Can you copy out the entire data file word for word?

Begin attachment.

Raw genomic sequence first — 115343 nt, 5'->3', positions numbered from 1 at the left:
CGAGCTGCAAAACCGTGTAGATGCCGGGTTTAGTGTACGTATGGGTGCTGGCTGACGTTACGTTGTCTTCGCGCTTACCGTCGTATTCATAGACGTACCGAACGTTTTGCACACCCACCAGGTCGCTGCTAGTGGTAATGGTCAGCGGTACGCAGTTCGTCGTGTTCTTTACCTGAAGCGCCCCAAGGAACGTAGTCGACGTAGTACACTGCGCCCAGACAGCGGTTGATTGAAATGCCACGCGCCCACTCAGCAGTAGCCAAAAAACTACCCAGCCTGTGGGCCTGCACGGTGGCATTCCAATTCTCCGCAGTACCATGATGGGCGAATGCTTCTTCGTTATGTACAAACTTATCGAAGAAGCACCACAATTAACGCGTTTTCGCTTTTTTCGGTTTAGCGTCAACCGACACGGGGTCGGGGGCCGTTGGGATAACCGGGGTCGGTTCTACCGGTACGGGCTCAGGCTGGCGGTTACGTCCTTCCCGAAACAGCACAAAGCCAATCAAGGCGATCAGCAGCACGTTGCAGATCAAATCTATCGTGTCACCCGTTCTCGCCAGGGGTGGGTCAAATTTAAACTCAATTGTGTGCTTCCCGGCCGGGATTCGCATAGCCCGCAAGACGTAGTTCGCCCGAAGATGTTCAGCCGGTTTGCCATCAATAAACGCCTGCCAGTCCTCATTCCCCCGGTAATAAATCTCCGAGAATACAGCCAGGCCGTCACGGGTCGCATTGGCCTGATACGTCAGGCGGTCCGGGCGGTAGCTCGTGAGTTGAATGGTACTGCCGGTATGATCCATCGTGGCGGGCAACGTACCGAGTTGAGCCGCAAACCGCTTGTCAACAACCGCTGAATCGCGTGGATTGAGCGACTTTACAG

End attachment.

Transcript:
Raw genomic sequence first — 115343 nt, 5'->3', positions numbered from 1 at the left:
CGAGCTGCAAAACCGTGTAGATGCCGGGTTTAGTGTACGTATGGGTGCTGGCTGACGTTACGTTGTCTTCGCGCTTACCGTCGTATTCATAGACGTACCGAACGTTTTGCACACCCACCAGGTCGCTGCTAGTGGTAATGGTCAGCGGTACGCAGTTCGTCGTGTTCTTTACCTGAAGCGCCCCAAGGAACGTAGTCGACGTAGTACACTGCGCCCAGACAGCGGTTGATTGAAATGCCACGCGCCCACTCAGCAGTAGCCAAAAAACTACCCAGCCTGTGGGCCTGCACGGTGGCATTCCAATTCTCCGCAGTACCATGATGGGCGAATGCTTCTTCGTTATGTACAAACTTATCGAAGAAGCACCACAATTAACGCGTTTTCGCTTTTTTCGGTTTAGCGTCAACCGACACGGGGTCGGGGGCCGTTGGGATAACCGGGGTCGGTTCTACCGGTACGGGCTCAGGCTGGCGGTTACGTCCTTCCCGAAACAGCACAAAGCCAATCAAGGCGATCAGCAGCACGTTGCAGATCAAATCTATCGTGTCACCCGTTCTCGCCAGGGGTGGGTCAAATTTAAACTCAATTGTGTGCTTCCCGGCCGGGATTCGCATAGCCCGCAAGACGTAGTTCGCCCGAAGATGTTCAGCCGGTTTGCCATCAATAAACGCCTGCCAGTCCTCATTCCCCCGGTAATAAATCTCCGAGAATACAGCCAGGCCGTCACGGGTCGCATTGGCCTGATACGTCAGGCGGTCCGGGCGGTAGCTCGTGAGTTGAATGGTACTGCCGGTATGATCCATCGTGGCGGGCAACGTACCGAGTTGAGCCGCAAACCGCTTGTCAACAACCGCTGAATCGCGTGGATTGAGCGACTTTACAG